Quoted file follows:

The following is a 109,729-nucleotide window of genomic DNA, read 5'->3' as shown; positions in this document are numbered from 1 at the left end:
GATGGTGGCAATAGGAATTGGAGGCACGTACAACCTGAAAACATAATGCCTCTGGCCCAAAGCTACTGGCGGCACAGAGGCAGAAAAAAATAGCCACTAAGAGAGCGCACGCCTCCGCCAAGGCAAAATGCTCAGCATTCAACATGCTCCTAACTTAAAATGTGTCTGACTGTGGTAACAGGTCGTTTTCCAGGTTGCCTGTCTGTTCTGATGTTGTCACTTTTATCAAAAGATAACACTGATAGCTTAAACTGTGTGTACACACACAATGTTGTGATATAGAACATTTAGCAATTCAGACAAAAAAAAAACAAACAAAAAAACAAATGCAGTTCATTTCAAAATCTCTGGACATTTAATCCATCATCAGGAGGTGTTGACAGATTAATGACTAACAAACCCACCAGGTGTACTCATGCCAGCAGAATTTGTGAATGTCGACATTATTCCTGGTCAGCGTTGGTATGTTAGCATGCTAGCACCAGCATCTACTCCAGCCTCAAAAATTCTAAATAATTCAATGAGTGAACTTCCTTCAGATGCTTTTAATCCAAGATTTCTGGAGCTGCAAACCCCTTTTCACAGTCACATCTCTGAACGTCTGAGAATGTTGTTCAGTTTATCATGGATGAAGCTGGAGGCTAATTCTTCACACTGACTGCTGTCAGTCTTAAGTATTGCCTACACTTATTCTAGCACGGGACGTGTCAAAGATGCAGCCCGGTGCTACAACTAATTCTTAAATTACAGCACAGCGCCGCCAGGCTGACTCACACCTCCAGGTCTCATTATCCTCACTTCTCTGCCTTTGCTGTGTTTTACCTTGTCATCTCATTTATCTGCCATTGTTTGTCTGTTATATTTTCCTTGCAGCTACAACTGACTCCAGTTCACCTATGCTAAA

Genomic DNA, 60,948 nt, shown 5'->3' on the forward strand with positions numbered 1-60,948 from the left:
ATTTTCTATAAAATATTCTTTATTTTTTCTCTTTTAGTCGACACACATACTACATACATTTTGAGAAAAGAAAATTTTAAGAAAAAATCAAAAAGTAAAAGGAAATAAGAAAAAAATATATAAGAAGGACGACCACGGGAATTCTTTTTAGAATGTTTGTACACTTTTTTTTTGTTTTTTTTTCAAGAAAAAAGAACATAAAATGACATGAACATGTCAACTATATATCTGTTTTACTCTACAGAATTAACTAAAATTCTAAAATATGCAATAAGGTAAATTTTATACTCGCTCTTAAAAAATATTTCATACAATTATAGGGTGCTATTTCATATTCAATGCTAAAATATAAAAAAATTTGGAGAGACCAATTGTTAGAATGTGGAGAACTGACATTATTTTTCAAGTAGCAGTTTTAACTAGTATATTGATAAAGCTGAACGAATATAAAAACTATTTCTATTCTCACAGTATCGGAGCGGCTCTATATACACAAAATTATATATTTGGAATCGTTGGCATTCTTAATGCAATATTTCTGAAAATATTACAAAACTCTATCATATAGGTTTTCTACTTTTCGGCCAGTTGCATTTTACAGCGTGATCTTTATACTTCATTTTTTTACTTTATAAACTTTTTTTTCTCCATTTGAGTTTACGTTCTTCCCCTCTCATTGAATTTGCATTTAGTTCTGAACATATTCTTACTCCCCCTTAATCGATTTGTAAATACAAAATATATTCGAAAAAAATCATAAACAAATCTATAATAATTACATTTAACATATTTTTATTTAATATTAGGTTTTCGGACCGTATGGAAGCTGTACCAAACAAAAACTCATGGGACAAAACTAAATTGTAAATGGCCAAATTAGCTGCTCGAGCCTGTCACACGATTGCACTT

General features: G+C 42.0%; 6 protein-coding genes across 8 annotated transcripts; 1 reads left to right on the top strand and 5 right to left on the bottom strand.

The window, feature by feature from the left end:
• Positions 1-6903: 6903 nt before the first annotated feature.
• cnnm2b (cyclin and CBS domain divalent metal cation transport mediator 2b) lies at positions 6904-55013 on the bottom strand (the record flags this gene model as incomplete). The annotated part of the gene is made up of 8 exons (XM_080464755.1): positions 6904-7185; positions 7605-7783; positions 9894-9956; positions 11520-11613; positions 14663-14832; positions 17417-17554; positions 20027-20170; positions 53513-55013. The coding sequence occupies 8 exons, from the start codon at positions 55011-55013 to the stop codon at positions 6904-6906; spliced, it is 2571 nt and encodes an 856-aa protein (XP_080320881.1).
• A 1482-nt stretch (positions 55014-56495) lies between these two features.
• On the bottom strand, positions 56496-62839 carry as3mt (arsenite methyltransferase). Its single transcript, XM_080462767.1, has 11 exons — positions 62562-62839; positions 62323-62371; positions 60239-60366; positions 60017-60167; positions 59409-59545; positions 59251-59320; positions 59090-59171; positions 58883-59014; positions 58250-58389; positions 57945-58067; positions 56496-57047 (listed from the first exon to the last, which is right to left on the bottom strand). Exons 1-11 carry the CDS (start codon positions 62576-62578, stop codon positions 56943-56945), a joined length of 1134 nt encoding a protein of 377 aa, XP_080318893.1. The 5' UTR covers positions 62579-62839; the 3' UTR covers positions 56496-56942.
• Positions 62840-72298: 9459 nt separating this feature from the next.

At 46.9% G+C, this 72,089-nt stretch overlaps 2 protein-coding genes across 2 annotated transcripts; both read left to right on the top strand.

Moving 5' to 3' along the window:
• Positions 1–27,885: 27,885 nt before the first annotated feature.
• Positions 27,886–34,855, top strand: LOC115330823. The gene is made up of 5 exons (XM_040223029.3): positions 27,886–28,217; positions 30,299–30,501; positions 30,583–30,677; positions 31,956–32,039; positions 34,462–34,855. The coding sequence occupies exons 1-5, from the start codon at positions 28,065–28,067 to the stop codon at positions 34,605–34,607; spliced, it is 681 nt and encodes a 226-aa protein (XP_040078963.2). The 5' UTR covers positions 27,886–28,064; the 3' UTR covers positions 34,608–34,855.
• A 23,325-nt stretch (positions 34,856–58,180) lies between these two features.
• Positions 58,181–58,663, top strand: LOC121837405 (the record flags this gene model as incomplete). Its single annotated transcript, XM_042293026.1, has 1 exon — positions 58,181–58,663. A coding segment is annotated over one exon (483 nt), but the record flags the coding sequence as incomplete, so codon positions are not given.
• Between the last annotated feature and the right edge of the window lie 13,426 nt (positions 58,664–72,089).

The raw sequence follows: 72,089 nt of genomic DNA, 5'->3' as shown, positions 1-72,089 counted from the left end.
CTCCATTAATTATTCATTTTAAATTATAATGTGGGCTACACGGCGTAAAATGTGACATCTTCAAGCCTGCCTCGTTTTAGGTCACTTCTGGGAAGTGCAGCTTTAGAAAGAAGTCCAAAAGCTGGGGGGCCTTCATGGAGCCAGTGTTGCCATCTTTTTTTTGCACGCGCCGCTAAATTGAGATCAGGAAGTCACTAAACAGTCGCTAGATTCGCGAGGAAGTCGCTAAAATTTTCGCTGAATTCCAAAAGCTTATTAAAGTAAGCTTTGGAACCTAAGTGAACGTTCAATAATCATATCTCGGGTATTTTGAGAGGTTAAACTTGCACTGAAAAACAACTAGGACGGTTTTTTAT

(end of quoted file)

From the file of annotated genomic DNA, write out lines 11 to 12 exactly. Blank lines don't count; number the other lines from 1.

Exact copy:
• Positions 62840-72298: 9459 nt separating this feature from the next.

At 46.9% G+C, this 72,089-nt stretch overlaps 2 protein-coding genes across 2 annotated transcripts; both read left to right on the top strand.